Winds of Change?


On November 13, 2016, just five days after he shocked the country by announcing Demonetisation, Prime Minister Narendra Modi wept in public addressing a rally in Goa, he broke down and said in a voice choked with emotion: "I know the forces up against me. I know they will not let me live. I know they will try to ruin me".

Nobody knows even today who he was referring to or why he seemed to think his life was in danger. The provocation for his tears is a back-story for historians to research and write about.

It is possible that he knew right then that note-bandi was a monumental blunder and he would one day have to pay the price for impoverishing a nation overnight. He must have sensed there would be a mighty backlash.
But it is noteworthy that within a few days after that bizarre breakdown, he seemed to recover his poise with a show of bravado. On November 18, ten days after Demonetisation, in a video address to the Global Citizen Festival in Mumbai, Modi tried to sound upbeat by quoting Bob Dylan who had just won the Nobel Prize for Literature.

He said that Dylan's iconic song "The times they are a-changin'" was a "transformative anthem of change". He said: "I quote from one of Dylan's transformative anthems which holds as much meaning today as it did when it was first sung in the 1960s:

'Come mothers and fathers
Throughout the land
And don't criticize
What you can't understand
Your sons and your daughters
Are beyond your command
Your old road is
Rapidly agin'.
Please get out of the new one
If you can't lend your hand
For the times they are a-changin'.

"Elders must learn from these words of wisdom", the Prime Minister said, just to drive home the point, adding : "We better get out of the way as indeed the times they are a changing. My dear young friends, I'm convinced we can free Bharat of all forms of filth and that your youthful energy will make it happen".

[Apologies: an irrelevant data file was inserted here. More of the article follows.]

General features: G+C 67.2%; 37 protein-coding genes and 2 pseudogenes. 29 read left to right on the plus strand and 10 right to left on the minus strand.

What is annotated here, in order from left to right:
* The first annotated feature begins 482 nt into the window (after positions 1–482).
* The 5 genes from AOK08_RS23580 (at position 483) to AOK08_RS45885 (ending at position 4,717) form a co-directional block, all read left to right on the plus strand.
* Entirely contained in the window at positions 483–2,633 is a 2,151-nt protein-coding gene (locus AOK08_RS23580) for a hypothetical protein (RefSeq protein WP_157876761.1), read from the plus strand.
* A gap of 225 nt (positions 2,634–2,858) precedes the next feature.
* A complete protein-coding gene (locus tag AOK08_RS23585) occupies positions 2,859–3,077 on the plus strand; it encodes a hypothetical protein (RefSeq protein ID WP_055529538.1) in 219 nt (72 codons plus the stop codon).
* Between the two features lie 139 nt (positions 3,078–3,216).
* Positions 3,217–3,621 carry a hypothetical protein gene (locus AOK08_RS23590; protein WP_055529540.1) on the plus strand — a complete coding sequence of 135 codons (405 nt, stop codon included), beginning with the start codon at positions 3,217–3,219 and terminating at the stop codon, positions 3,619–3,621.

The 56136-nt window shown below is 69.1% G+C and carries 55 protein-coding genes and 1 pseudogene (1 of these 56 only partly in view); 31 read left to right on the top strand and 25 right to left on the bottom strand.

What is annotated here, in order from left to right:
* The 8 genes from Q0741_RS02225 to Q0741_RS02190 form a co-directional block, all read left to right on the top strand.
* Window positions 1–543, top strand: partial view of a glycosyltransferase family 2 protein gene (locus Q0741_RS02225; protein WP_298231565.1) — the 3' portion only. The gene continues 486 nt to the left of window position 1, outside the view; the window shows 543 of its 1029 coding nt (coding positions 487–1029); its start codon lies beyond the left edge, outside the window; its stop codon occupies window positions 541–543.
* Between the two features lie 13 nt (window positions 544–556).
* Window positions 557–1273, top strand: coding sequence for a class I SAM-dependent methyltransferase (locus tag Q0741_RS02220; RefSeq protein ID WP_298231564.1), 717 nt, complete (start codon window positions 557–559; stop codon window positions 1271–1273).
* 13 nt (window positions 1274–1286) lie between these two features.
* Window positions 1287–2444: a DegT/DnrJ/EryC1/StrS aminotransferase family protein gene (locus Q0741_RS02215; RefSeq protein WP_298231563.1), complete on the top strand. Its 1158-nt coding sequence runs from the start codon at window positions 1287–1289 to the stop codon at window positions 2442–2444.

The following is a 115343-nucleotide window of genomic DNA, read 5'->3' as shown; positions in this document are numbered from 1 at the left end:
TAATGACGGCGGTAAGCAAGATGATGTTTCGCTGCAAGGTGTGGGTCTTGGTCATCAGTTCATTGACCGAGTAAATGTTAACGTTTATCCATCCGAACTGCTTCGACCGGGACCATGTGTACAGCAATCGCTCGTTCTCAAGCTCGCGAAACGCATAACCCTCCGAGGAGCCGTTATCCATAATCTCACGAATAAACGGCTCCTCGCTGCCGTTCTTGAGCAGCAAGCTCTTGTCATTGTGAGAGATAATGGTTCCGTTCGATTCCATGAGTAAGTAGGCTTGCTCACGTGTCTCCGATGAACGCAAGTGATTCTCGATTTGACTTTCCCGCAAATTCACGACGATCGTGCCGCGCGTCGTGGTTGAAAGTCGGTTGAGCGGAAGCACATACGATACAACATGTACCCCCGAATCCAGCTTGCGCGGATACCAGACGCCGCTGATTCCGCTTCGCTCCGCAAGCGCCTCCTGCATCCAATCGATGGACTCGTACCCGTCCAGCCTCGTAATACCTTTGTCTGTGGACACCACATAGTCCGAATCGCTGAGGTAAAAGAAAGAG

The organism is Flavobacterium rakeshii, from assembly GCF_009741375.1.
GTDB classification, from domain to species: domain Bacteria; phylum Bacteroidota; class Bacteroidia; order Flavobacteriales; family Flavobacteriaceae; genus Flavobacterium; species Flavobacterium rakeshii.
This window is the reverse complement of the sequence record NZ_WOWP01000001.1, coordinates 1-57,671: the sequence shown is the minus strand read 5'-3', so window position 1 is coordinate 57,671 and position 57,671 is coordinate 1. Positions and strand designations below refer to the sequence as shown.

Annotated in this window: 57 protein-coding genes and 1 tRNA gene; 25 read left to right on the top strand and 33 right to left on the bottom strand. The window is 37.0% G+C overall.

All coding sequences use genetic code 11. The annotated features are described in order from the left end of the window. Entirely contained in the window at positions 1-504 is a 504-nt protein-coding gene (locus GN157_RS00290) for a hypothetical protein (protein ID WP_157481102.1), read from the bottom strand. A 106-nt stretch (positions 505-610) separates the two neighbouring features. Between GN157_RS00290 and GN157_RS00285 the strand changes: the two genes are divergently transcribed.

Just over two years down the road, the energy of the people of India, both young and not-so-young, is certainly in evidence. But not in the way Modi was hoping it would be. Thirty thousand farmers marched many miles from Nagpur to Murnbai. Dalits are raising their voice of protest almost every day in virtually every part of the country, including his own home Slate of Gujarat.

Now, very recently, school children, many of them still fresh-faced teenagers, poured out into the streets of Ludhiana, Kanpur, Bhopal, Bengaluru, Guwahati, Patna, Chennai and all across the country. They were protesting against the leak of Class 10 and 12 CBSE examination papers.

The current buzz words are "leak" and "protest". Leaks are being reported regarding everything from exam papers to election dates, bank coffers to UIDAI data vaults. The protests are directed against Bharatiya Janata Party government and the Prime Minister himself. The signs of a groundswell of rage and rebellion are unmistakable.

Perhaps Modi's perception of inevitable recoil end repercussions when he cried in public on December 13, 2016 was more prophetic than many had realised at that time.

No clearer indication of the rising confidence of Congress President Rahul Gandhi. Till not so long ago, Rahul was the butt of Modi's cruelest taunts. Now the proverbial worm is turning. Roles are getting reversed. There is no telling if the loser in 2014 may well turn out to be winner in 2019.

Vol. 50, No.42, Apr 22 - 28, 2018